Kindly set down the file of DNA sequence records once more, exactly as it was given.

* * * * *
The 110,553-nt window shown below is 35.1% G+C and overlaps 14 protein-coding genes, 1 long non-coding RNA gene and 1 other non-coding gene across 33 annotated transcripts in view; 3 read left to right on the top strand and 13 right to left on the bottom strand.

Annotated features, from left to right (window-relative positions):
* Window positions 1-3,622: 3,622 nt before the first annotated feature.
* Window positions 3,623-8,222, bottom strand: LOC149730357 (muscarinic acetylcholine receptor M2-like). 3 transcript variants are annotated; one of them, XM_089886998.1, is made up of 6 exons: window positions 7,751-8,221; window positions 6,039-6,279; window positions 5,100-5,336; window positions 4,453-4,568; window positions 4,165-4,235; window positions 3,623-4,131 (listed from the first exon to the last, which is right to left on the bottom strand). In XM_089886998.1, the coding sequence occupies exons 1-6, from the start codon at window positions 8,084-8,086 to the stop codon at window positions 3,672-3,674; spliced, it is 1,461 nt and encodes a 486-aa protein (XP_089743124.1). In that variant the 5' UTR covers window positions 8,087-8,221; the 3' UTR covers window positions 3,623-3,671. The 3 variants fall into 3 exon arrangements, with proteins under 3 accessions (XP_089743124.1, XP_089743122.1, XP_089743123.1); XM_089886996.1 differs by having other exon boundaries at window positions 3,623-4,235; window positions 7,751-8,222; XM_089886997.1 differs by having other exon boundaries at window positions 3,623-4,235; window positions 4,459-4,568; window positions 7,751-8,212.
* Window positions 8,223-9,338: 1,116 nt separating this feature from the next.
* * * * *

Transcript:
The 110,553-nt window shown below is 35.1% G+C and overlaps 14 protein-coding genes, 1 long non-coding RNA gene and 1 other non-coding gene across 33 annotated transcripts in view; 3 read left to right on the top strand and 13 right to left on the bottom strand.

Annotated features, from left to right (window-relative positions):
* Window positions 1-3,622: 3,622 nt before the first annotated feature.
* Window positions 3,623-8,222, bottom strand: LOC149730357 (muscarinic acetylcholine receptor M2-like). 3 transcript variants are annotated; one of them, XM_089886998.1, is made up of 6 exons: window positions 7,751-8,221; window positions 6,039-6,279; window positions 5,100-5,336; window positions 4,453-4,568; window positions 4,165-4,235; window positions 3,623-4,131 (listed from the first exon to the last, which is right to left on the bottom strand). In XM_089886998.1, the coding sequence occupies exons 1-6, from the start codon at window positions 8,084-8,086 to the stop codon at window positions 3,672-3,674; spliced, it is 1,461 nt and encodes a 486-aa protein (XP_089743124.1). In that variant the 5' UTR covers window positions 8,087-8,221; the 3' UTR covers window positions 3,623-3,671. The 3 variants fall into 3 exon arrangements, with proteins under 3 accessions (XP_089743124.1, XP_089743122.1, XP_089743123.1); XM_089886996.1 differs by having other exon boundaries at window positions 3,623-4,235; window positions 7,751-8,222; XM_089886997.1 differs by having other exon boundaries at window positions 3,623-4,235; window positions 4,459-4,568; window positions 7,751-8,212.
* Window positions 8,223-9,338: 1,116 nt separating this feature from the next.